Case–control study of anxiety symptoms in hemifacial spasm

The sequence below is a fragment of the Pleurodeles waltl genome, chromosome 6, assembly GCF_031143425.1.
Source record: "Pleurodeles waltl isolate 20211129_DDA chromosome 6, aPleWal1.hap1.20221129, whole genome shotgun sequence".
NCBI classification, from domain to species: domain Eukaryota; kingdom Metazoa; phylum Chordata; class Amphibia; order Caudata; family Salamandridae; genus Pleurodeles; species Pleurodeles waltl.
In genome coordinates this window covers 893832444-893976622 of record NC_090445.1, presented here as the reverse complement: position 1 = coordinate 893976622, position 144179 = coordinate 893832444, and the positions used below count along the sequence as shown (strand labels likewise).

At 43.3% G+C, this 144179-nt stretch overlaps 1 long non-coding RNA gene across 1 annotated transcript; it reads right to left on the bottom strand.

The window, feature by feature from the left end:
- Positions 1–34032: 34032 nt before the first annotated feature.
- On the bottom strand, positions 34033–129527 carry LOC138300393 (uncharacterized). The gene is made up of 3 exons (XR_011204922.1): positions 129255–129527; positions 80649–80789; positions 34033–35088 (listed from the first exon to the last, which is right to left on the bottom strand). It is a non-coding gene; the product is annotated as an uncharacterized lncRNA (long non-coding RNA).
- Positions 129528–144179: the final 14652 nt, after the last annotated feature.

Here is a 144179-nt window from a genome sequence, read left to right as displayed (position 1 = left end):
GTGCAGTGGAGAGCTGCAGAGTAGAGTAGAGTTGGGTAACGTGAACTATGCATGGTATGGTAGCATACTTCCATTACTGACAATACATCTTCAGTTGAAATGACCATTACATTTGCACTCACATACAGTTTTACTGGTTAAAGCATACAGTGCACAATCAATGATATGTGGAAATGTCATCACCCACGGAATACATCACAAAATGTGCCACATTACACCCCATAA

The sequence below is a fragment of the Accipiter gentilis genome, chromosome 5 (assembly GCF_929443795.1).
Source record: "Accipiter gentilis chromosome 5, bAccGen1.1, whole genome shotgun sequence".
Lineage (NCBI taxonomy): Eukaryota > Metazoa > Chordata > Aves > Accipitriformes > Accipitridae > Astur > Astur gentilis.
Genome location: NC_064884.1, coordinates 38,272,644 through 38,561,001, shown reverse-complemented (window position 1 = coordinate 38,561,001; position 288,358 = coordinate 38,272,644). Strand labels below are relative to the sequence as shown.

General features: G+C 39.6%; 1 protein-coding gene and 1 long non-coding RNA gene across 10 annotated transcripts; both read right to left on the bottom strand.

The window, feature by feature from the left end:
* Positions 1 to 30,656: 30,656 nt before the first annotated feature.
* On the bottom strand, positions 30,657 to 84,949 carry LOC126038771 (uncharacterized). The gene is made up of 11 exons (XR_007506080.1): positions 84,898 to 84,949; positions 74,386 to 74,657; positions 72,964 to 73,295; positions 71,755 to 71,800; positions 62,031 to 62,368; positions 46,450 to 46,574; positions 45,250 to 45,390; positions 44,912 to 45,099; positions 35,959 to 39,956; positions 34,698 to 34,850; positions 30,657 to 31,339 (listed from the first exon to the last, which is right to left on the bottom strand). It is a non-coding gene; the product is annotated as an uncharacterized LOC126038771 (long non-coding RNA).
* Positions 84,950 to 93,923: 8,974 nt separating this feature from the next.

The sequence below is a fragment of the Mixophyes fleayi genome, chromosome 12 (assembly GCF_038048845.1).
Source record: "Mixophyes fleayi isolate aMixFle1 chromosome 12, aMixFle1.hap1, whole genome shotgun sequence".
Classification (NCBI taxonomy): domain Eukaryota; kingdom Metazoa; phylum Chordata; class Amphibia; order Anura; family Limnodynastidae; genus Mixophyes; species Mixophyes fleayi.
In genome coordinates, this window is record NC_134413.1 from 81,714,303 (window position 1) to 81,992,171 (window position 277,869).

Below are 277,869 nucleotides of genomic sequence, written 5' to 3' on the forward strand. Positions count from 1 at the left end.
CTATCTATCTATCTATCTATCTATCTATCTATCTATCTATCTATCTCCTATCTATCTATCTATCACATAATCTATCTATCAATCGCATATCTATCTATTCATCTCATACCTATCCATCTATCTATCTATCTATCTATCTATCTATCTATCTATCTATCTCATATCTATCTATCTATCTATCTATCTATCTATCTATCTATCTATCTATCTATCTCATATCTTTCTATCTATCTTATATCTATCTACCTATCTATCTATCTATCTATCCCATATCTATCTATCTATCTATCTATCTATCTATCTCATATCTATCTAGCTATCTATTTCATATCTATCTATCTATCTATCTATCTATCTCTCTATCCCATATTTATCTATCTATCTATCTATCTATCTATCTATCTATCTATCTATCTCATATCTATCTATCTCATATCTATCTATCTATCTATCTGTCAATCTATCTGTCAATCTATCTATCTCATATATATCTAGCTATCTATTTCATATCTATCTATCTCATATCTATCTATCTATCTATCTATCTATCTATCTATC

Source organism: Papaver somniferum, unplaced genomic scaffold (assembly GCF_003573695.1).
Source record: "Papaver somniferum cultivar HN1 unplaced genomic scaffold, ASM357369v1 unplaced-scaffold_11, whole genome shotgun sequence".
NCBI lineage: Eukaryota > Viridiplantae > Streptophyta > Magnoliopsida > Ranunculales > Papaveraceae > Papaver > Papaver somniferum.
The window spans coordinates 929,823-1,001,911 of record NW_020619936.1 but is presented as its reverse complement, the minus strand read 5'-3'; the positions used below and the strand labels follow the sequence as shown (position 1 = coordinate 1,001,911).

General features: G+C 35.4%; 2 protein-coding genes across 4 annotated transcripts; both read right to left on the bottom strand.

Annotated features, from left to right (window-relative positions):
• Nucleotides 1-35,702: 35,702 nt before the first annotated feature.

In a case–control study, we evaluated symptoms in nine different psychological domains in hemifacial spasm (HFS; using the Symptom Checklist-90R [SCL-90R]) and found the anxiety score to be significantly greater in HFS compared to healthy controls in both the univariate (P = 0.004) and multivariate analysis (adjusted for sex, age, marital status, and educational level; P = 0.002). Similar findings were obtained when comparison was made with an independent group of outpatient controls. Compared to outpatient controls, the HFS patients had a higher mean Hamilton Anxiety Rating Score (HAM-A; 10.0 ± 8.0 [range, 0 to 28] vs. 5.0 ± 5.0 [range, 0 to 25]; P = 0.004), and 19.5% had HAM-A score of 18 or above compared to 3.8% in controls (P = 0.02). Among the HFS patients, the mean anxiety score in SCL-90R was significantly higher in those defined with mild to severe anxiety under HAM-A compared to those without anxiety (74.0 ± 6.0 vs. 48.0 ± 13.0) (P < 0.0005). There was good correlation of the anxiety score with the HAM-A in HFS patients (r = 0.915; P < 0.0001). HFS patients with anxiety reported significant improvement of their symptoms (mean HAM-A score 19.0 ± 5.0 vs. 11.0 ± 6.0; P = 0.001) following appropriate management. As stress and anxiety can aggravate HFS, diagnosis and early management of anxiety symptoms can improve quality of life in these patients. © 2006 Movement Disorder Society